Released September 2015
Big Finish is a company known for taking risks and exploring new territory with its Doctor Who license, but The Third Doctor Adventures box set represents what is unquestionably its biggest risk yet. With the unfortunate passing of the first three actors to play the titular role, Big Finish has thus far circumvented the absence of the leads of those eras by use of narration or companions voicing the role. For the first time, though, Big Finish has recast a Doctor, with Tim Treloar stepping into the iconic role of Jon Pertwee to bring the Third Doctor to life once more alongside Katy Manning as Jo Grant and Richard Franklin as Captain Mike Yates.
The first story of this set, ‘Prisoners of the Lake,’ checks all of the boxes of what comprises a quintessential Third Doctor story, sticking to familiar terrain as Treloar makes his presence known. As an ancient menace begins to stir as the team investigating a strange and structure beneath Dunstanton Lake realizes it is not equipped to handle what it finds, the Doctor and his UNIT companions must dive to the depths of the lake to discover hidden secrets to save Earth itself.
The big question here, of course, is how Time Treloar would manage in the role, taking on the thankless task of impersonating an icon and knowing that a certain subset of Doctor Who fandom would be against him from the start. It is obviously unreasonable to expect a spot-on impersonation, but the amount of work Treloar has put into learning the mannerisms and eccentricities of Jon Pertwee’s delivery pays off handsomely, somehow creating a suspension of disbelief that allows listeners to easily believe that this is a genuine lost story with Pertwee at the helm. The script likewise captures the essence of the Third Doctor perfectly, showing his arrogance and impatience but also his humour and willingness to put himself into danger for what he believes is just and right even for the human race which he is unafraid to describe as irksome and tiresome. It is in the moments of greatest peril that Treloar definitively proves his excellence, adding extra weight to the credence of this tale’s chronological placement.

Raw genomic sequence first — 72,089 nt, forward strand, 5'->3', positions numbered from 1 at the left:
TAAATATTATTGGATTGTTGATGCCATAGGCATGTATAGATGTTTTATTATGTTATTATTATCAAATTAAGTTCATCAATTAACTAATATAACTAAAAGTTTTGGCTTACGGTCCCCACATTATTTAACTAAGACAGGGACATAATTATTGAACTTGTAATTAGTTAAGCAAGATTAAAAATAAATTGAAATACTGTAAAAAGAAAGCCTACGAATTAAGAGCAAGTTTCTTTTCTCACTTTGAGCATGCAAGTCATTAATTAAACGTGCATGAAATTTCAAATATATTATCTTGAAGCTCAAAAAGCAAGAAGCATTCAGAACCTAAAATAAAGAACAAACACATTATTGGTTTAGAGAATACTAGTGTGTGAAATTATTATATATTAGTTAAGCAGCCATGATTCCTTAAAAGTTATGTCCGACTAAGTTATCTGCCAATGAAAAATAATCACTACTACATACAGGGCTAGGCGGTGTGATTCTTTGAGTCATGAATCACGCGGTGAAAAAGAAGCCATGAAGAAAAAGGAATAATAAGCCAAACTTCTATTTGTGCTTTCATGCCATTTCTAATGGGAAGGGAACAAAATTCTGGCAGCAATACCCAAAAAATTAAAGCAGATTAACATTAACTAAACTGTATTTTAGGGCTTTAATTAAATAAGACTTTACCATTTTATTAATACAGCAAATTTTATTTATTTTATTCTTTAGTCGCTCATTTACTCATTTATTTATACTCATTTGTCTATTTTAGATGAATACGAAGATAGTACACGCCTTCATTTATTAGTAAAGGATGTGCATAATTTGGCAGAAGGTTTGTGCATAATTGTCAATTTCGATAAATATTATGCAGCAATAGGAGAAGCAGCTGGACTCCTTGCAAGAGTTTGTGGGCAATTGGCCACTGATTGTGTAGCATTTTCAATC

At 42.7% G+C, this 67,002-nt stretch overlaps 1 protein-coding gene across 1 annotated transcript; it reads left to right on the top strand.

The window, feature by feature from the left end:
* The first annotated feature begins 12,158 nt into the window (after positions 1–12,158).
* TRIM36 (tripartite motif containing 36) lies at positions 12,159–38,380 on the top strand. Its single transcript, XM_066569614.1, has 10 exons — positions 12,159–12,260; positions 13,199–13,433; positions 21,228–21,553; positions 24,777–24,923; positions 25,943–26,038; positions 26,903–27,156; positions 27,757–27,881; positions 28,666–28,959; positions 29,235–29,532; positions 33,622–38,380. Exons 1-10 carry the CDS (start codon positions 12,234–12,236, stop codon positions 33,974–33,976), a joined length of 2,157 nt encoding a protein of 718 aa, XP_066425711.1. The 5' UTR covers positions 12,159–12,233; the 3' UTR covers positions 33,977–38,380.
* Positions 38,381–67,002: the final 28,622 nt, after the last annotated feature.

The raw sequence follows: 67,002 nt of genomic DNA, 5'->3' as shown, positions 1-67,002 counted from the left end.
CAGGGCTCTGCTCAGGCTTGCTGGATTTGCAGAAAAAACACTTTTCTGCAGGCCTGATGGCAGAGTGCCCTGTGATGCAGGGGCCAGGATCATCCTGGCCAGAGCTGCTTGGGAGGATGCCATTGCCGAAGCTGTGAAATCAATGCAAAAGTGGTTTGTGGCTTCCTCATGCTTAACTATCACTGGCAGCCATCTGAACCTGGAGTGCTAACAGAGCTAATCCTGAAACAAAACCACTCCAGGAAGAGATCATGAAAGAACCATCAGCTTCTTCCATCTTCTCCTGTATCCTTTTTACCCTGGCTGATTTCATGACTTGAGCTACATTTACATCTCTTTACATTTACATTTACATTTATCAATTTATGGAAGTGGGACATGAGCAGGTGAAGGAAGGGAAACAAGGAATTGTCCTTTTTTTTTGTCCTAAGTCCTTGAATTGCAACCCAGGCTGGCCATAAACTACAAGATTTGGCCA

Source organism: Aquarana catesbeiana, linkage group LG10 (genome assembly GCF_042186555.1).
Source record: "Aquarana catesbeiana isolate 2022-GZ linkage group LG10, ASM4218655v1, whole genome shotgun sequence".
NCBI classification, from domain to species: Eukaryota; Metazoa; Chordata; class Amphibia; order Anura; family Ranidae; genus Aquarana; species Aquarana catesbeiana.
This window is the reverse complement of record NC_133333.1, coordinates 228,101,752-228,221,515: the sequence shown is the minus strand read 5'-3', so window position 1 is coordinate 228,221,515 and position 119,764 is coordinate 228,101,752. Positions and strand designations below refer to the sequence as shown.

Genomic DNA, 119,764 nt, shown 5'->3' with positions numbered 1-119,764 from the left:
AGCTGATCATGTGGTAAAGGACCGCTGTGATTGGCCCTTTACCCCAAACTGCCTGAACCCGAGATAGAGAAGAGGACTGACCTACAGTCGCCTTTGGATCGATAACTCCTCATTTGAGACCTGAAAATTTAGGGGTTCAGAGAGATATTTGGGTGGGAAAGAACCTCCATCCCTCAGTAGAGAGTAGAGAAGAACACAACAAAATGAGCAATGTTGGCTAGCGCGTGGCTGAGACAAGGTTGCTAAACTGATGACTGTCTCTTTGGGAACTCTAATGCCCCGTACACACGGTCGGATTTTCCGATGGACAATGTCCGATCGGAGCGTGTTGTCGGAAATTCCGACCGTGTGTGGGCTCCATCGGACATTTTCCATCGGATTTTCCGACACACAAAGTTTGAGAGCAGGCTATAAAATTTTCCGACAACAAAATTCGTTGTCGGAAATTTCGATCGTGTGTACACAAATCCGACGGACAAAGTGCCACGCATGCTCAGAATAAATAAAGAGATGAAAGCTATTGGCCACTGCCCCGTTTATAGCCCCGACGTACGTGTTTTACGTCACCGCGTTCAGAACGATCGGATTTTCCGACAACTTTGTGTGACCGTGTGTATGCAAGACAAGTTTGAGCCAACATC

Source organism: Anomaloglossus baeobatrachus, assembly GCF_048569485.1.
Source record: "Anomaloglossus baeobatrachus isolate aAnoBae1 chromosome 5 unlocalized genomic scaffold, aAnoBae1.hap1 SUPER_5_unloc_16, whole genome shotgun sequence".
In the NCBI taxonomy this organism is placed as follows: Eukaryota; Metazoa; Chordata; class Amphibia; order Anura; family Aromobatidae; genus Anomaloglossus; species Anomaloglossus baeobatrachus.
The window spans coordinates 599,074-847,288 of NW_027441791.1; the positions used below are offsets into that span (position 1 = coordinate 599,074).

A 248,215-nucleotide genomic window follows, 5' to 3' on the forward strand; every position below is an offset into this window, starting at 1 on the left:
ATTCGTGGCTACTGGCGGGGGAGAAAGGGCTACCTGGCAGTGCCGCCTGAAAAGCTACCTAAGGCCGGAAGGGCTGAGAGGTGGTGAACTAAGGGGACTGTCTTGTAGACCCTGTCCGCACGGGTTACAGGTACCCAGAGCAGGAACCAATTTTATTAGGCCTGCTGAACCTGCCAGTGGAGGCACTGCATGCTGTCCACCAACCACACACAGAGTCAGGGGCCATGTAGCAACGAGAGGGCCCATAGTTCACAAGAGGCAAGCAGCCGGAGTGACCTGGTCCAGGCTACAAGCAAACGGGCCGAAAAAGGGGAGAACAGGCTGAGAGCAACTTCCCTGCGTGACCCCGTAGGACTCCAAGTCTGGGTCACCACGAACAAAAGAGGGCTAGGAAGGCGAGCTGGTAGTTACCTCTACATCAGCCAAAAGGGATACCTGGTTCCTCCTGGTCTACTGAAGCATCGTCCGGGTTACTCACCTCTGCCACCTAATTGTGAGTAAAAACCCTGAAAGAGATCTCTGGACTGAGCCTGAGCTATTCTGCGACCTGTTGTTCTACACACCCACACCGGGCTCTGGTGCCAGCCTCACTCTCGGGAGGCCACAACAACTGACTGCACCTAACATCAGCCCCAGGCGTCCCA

Katy Manning reprises her companion role as Jo Grant effortlessly, blundering into danger but also adding a needed element of true humanity to proceedings and being a true friend for the Doctor. Even if the fact that Jo went on an underwater assault course previously comes off as a convenient plot device to keep her involved, her continued presence is a most welcome one. Richard Franklin also successfully return to the role of Mike Yates, sounding as if he hasn’t aged a day. While Yates may not have been the most intriguing character during the original story until his fascinating roguish turn, ‘Prisoners of the Lake’ continues the audio reformation of the character, showing a resourceful man who keeps everyone around him grounded.
‘Prisoners of the Lake’ does still make use of narration despite it being a full-cast drama, but it is used sparingly enough and only to progress the plot without relying on awkward dialogue. It is also unafraid to borrow elements from classic serials, certain similarities to ‘The Sea Devils’ and ‘The Daemons’ being the most overt. Still, there is nothing wrong with an introductory story firmly entrenching itself in its era, and the nostalgia created is exquisite. As the structure beneath the lake unsurprisingly turns out to be a spaceship, the so-named prisoners of the lake end up being the leaders of the Dastron military force, ones responsible millions of lives across the cosmos as they attempt to expand their imperialism by annexing more systems. With two stone robots acting as prosecutor and defender aboard what is found to be a justice ship, several fascinating aspects of the Dastron culture are revealed in short order, fleshing out this new race to great effect.
As the stakes continue to escalate and millions of lives on Earth become threatened, ‘Prisoners of the Lake’ firmly achieves everything it set out to do. The story may play it safe to create an air of familiarity for the Third Doctor era, the bold move to cast Tim Treloar as the Third Doctor ends up being hugely successful, and Katy Manning and he recapture the astounding chemistry between Jo and the Doctor fantastically.